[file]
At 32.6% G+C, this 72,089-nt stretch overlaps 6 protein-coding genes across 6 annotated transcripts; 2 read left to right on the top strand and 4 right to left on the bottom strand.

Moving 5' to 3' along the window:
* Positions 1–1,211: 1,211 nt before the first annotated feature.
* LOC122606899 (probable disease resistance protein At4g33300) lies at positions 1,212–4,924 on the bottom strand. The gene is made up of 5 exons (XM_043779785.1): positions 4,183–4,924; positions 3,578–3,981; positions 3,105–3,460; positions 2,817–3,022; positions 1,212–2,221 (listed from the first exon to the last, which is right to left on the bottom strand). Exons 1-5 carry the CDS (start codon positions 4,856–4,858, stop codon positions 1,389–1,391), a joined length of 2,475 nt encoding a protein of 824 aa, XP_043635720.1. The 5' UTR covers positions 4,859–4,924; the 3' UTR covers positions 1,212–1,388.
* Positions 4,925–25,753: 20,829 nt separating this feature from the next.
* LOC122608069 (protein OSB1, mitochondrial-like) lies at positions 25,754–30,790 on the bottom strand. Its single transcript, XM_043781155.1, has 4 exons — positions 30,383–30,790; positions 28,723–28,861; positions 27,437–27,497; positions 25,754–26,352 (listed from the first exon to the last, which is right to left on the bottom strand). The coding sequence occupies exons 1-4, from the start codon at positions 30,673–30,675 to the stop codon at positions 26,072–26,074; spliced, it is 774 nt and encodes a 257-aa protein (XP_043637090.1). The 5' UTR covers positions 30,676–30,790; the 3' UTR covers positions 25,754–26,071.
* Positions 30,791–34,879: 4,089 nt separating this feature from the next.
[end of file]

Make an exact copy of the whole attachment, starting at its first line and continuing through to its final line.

At 32.6% G+C, this 72,089-nt stretch overlaps 6 protein-coding genes across 6 annotated transcripts; 2 read left to right on the top strand and 4 right to left on the bottom strand.

Moving 5' to 3' along the window:
* Positions 1–1,211: 1,211 nt before the first annotated feature.
* LOC122606899 (probable disease resistance protein At4g33300) lies at positions 1,212–4,924 on the bottom strand. The gene is made up of 5 exons (XM_043779785.1): positions 4,183–4,924; positions 3,578–3,981; positions 3,105–3,460; positions 2,817–3,022; positions 1,212–2,221 (listed from the first exon to the last, which is right to left on the bottom strand). Exons 1-5 carry the CDS (start codon positions 4,856–4,858, stop codon positions 1,389–1,391), a joined length of 2,475 nt encoding a protein of 824 aa, XP_043635720.1. The 5' UTR covers positions 4,859–4,924; the 3' UTR covers positions 1,212–1,388.
* Positions 4,925–25,753: 20,829 nt separating this feature from the next.
* LOC122608069 (protein OSB1, mitochondrial-like) lies at positions 25,754–30,790 on the bottom strand. Its single transcript, XM_043781155.1, has 4 exons — positions 30,383–30,790; positions 28,723–28,861; positions 27,437–27,497; positions 25,754–26,352 (listed from the first exon to the last, which is right to left on the bottom strand). The coding sequence occupies exons 1-4, from the start codon at positions 30,673–30,675 to the stop codon at positions 26,072–26,074; spliced, it is 774 nt and encodes a 257-aa protein (XP_043637090.1). The 5' UTR covers positions 30,676–30,790; the 3' UTR covers positions 25,754–26,071.
* Positions 30,791–34,879: 4,089 nt separating this feature from the next.